“It’s always disturbing when primary care physicians don’t address this on a regular basis since falls are one of the highest public health priorities in the 65+ population,” Rose said. “Clearly, you don’t just turn 65 and start falling, but people develop underlying clinical impairments and we need to intervene earlier to identify them.”

Adults may start to notice sensory system changes such as impaired vision as early as age 40, she said. “They’re surprised when they fall right after getting a new prescription for corrective lenses, for example. And muscle weakness doesn’t just begin at age 65, but occurs earlier without regular exercise. Lower body weakness is an important risk factor for falls.”

“We can’t eliminate falls, but we can do something about them,” said Jocelyn Montgomery, director of clinical affairs for the California Association of Health Facilities, a not-for-profit organization representing long-term care providers.

“In an institutional setting you can control some variables, but not all.”

She suggested starting by educating families. “They may say, ‘We don’t want Mom to fall. We expect you to restrain her so she can’t get out of bed.’ The state has come a long way in terms of our decreased use of restraints that actually create a downward spiral for the patient. Issues like instability, balance or poor judgment become worse with restraints.”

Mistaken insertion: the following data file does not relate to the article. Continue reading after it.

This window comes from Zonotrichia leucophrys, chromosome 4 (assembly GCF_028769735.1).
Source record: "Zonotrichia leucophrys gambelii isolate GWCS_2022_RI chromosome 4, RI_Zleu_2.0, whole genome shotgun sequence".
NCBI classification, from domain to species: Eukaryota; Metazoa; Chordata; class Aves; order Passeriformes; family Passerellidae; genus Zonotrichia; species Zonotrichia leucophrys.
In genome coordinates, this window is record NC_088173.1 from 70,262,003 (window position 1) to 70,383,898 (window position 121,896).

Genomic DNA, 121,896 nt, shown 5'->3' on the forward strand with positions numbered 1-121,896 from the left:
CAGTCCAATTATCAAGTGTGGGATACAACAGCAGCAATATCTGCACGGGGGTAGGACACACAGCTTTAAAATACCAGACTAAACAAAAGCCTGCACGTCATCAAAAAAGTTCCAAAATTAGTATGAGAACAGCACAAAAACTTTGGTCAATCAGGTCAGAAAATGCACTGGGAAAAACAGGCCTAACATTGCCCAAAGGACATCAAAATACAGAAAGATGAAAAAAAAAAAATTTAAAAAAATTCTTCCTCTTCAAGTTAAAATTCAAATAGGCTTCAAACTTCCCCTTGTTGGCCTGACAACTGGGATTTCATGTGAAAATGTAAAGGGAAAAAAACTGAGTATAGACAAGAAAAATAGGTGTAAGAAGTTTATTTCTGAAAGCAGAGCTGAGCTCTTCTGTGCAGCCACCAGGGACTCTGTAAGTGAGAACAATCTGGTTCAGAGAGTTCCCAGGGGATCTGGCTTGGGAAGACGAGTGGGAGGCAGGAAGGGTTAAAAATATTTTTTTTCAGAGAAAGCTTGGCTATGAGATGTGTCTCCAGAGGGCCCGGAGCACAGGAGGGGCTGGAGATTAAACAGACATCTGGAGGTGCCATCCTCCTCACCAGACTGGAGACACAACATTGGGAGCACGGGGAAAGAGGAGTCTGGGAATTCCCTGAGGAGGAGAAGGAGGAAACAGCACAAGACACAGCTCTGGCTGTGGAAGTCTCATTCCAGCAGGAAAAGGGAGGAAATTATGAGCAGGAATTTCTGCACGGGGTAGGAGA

Injury risk also can be reduced, she said. “We want to perform a complete analysis of causes, for a fall is not just a fall and each is unique. We do ‘detective work’ and consider the person’s supervision at the time of the fall, what was going on when they fell, where they were, and how they landed.”

More Than an Ounce of Fall Prevention

In his report, Wallace listed fall prevention factors such as:

  • Evaluating the relationship between medications and dizziness;
  • Improving gait, balance and strength through physical therapy and exercise programs;
  • Using assistive devices like canes or walkers to further support balance;
  • Making home modifications to reduce “slip and trip risks”; and
  • Modifying high-risk daily routines like wearing inappropriate footwear or walking on uneven pavement.

A senior’s first point of contact in the health care system can evaluate the need for those recommendations, said Dan Osterweil, founder of S+AGE or Specialized Ambulatory Geriatric Evaluation in Sherman Oaks, a teaching site for the UCLA School of Medicine’s geriatrics department. Osterweil also is CEO of the California Association of Long Term Care Medicine.